Importantly, the court declined to address exactly how Nollan/Dolan applies to legislative exactions. The court remanded the case back to California courts to decide “whether a permit condition imposed on a class of properties must be tailored with the same degree of specificity as a permit condition that targets a particular development.” This means that it remains an open question whether impact fees pursuant to a fee schedule must be tailored in the same way as an individualized permit fee. The court appears divided on that issue. On one hand, Justice Gorsuch wrote that all exactions, whether legislative or administrative, should receive the same treatment. Justice Kavanaugh similarly wrote that the Court did not specifically address the individualization issue. On the other hand, Justice Sotomayor wrote separately, arguing that impact fees may not qualify as a taking at all, which would avoid the Nollan/Dolan analysis altogether. Therefore, it seems as though the U.S. Supreme Court, though unanimous in ruling that legislative and administrative exactions are both subject to a Nollan/Dolan analysis, disagrees on the scope of its application.

Developers in Washington can now argue that impact fees are unconstitutional takings under Nollan/Dolan. After Sheetz, the only question that remains is to what extent the Takings Clause applies to impact fees.

Sheetz also leaves the Washington Supreme Court’s decision in Drebick open to challenge. In that case, a developer argued that the Growth Management Act’s (GMA) requirement that local governments ensure adequate facilities for new growth incorporates the Nollan/Dolan test for “essential nexus” and “rough proportionality.” A divided State Supreme Court rejected this interpretation, instead holding that the GMA allows local governments to assess fees based on location and service area. The majority reasoned that at the time, the U.S. Supreme Court had not applied the Nollan/Dolan test to legislative exactions. Therefore, in the majority’s view, the legislature could not have intended to have the GMA apply Nollan/Dolan to legislative exactions like impact fees. In contrast, the dissent argued that the GMA’s language showed an intent to incorporate the Nollan/Dolan standard, for instance by requiring exactions to be “reasonably related to” the new development – the same language Nollan used in reference to its “essential nexus” requirement. Therefore, the dissent would have held that impact fees assessed under the GMA require analysis under Nollan/Dolan.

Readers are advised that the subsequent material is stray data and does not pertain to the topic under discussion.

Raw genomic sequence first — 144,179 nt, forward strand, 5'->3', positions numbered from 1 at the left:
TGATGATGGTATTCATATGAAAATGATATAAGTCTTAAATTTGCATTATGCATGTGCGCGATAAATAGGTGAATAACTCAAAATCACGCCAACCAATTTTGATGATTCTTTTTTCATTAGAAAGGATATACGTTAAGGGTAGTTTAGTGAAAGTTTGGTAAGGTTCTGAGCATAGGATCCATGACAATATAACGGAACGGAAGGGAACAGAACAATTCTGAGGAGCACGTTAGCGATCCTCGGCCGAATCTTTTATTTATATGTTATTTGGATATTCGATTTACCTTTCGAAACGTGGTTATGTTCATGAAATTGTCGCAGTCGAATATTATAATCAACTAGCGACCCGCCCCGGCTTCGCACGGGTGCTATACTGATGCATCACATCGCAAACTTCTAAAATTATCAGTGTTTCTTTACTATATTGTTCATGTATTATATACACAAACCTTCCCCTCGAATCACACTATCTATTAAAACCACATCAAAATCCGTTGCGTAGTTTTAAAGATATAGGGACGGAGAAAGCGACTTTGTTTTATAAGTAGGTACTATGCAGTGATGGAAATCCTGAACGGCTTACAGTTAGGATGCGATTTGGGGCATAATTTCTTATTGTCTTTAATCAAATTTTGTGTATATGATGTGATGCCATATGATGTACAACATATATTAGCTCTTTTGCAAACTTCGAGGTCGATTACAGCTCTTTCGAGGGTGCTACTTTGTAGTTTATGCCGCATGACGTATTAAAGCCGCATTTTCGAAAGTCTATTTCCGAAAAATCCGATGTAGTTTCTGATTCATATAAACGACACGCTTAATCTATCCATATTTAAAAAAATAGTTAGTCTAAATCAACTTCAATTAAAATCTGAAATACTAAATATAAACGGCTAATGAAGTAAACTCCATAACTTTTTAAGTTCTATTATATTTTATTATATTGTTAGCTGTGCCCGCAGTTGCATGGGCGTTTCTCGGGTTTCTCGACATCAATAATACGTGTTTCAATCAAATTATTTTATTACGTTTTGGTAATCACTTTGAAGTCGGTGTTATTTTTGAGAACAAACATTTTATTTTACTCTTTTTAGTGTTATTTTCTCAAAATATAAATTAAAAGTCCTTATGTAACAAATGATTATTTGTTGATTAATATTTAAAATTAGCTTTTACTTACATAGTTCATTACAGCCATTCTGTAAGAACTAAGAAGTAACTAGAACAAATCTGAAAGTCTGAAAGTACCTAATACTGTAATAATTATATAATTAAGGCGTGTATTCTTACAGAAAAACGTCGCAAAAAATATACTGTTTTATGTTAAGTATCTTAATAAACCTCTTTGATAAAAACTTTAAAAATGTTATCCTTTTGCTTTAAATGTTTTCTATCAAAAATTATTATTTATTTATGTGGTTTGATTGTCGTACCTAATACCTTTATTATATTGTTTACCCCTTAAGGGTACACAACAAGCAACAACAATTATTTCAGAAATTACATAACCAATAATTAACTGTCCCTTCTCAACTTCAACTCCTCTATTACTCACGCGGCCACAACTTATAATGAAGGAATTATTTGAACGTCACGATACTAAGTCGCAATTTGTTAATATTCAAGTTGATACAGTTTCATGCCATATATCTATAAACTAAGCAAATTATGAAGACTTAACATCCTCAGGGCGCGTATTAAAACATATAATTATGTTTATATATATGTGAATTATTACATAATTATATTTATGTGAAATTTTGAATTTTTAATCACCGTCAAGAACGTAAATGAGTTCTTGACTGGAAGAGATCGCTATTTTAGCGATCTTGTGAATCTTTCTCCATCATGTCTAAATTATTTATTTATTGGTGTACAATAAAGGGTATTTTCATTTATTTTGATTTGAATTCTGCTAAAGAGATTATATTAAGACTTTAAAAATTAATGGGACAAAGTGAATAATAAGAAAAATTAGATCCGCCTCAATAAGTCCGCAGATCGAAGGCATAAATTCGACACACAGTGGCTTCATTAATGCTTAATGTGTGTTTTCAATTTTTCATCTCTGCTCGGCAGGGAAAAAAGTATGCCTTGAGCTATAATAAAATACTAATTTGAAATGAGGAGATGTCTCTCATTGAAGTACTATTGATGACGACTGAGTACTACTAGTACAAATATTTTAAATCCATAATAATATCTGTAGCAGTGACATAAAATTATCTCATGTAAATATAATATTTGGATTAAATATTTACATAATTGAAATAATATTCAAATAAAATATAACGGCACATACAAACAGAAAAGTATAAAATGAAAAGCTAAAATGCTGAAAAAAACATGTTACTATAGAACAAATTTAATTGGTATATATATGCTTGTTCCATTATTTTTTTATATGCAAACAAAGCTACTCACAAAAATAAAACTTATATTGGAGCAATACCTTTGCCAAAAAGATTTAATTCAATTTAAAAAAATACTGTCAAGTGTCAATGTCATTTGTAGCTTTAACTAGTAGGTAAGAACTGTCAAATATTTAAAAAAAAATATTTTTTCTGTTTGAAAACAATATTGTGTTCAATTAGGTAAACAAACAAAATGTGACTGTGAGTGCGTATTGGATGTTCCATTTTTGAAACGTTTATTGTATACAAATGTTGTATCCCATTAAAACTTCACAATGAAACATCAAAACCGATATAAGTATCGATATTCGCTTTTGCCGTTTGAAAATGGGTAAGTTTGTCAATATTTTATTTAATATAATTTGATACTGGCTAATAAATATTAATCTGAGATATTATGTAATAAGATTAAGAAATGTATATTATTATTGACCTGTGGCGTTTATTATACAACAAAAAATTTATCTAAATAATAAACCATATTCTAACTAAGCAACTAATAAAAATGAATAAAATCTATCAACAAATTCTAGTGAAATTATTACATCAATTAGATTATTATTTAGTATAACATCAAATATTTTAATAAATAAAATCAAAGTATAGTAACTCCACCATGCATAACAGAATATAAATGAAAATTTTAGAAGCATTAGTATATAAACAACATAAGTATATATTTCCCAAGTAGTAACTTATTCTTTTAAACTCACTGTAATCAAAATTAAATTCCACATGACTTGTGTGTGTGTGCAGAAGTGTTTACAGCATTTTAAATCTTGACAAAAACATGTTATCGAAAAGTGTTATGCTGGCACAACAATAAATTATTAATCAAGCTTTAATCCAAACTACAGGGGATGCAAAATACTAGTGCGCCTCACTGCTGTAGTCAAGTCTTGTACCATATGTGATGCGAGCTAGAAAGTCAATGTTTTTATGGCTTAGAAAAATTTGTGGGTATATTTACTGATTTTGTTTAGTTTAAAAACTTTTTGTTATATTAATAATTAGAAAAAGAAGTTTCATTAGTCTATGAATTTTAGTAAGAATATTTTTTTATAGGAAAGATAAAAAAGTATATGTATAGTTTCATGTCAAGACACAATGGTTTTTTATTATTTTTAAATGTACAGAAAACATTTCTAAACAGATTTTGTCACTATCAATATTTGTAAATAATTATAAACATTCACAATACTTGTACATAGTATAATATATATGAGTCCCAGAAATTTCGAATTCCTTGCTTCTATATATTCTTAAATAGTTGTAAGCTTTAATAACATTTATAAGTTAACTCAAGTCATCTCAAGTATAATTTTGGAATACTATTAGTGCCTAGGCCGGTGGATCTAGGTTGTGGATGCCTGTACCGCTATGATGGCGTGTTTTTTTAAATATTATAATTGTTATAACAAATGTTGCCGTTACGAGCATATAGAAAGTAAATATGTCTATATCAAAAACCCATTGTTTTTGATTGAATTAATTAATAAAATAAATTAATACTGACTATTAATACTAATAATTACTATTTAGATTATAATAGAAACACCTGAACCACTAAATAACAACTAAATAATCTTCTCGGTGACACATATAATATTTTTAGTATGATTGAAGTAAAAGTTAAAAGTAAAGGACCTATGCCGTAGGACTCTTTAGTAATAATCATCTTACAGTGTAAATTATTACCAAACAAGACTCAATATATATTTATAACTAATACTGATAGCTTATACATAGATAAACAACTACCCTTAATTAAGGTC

Although Drebick is not a Takings Clause case, the analytical foundations of Drebick are precarious after Sheetz. Because Drebick held that impact fees could be assessed based on the zoning and location of a proposed development, it is the type of legislative exaction challenged in Sheetz. Sheetz now requires that legislative exactions be subject to Nollan/Dolan, as the dissent advocated for in Drebick. This means that impact fees under the Growth Management Act can be challenged as unconstitutional takings if they do not meet Nollan/Dolan’s “essential nexus” and “rough proportionality” requirements.

The only question for the Washington Supreme Court to answer is the one left open by the U.S. Supreme Court: to what extent does the Nollan/Dolan analysis apply, and how specifically tailored does a traffic impact fee need to be to survive under the Takings Clause?

In sum, Sheetz opened the door to state-level challenges to local traffic impact fees under the Takings Clause. Prior interpretations of impact fees by the Washington Supreme Court are now subject to more scrutiny, and the exact scope of analysis is an open question in Washington State. For developers, this provides an opportunity to challenge the imposition of broad traffic impact fees, and argue for a more project-specific analysis, which could result in thousands of dollars of saved permitting costs.

If you have any questions regarding the Sheetz decision or its effect on impact fees in Washington, please contact Chris Pierce-Wright in our Tacoma office at